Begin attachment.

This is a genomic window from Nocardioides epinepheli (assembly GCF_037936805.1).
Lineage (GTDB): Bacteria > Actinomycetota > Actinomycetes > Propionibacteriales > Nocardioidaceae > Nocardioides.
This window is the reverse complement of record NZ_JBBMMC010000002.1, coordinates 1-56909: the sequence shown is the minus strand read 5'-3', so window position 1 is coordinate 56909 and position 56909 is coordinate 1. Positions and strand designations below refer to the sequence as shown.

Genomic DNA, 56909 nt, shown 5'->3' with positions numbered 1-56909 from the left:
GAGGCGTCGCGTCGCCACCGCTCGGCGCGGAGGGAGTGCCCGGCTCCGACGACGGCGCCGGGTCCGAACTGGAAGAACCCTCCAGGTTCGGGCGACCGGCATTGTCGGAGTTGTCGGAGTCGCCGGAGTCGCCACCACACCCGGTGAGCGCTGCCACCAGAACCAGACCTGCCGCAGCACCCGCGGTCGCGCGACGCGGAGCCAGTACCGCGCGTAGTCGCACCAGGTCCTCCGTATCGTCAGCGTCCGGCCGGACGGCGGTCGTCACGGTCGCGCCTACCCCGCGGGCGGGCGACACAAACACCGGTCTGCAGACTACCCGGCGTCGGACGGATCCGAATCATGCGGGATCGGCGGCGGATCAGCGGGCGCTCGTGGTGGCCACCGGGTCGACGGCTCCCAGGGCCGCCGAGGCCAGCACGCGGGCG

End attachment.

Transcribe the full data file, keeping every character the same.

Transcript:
This is a genomic window from Nocardioides epinepheli (assembly GCF_037936805.1).
Lineage (GTDB): Bacteria > Actinomycetota > Actinomycetes > Propionibacteriales > Nocardioidaceae > Nocardioides.
This window is the reverse complement of record NZ_JBBMMC010000002.1, coordinates 1-56909: the sequence shown is the minus strand read 5'-3', so window position 1 is coordinate 56909 and position 56909 is coordinate 1. Positions and strand designations below refer to the sequence as shown.

Genomic DNA, 56909 nt, shown 5'->3' with positions numbered 1-56909 from the left:
GAGGCGTCGCGTCGCCACCGCTCGGCGCGGAGGGAGTGCCCGGCTCCGACGACGGCGCCGGGTCCGAACTGGAAGAACCCTCCAGGTTCGGGCGACCGGCATTGTCGGAGTTGTCGGAGTCGCCGGAGTCGCCACCACACCCGGTGAGCGCTGCCACCAGAACCAGACCTGCCGCAGCACCCGCGGTCGCGCGACGCGGAGCCAGTACCGCGCGTAGTCGCACCAGGTCCTCCGTATCGTCAGCGTCCGGCCGGACGGCGGTCGTCACGGTCGCGCCTACCCCGCGGGCGGGCGACACAAACACCGGTCTGCAGACTACCCGGCGTCGGACGGATCCGAATCATGCGGGATCGGCGGCGGATCAGCGGGCGCTCGTGGTGGCCACCGGGTCGACGGCTCCCAGGGCCGCCGAGGCCAGCACGCGGGCG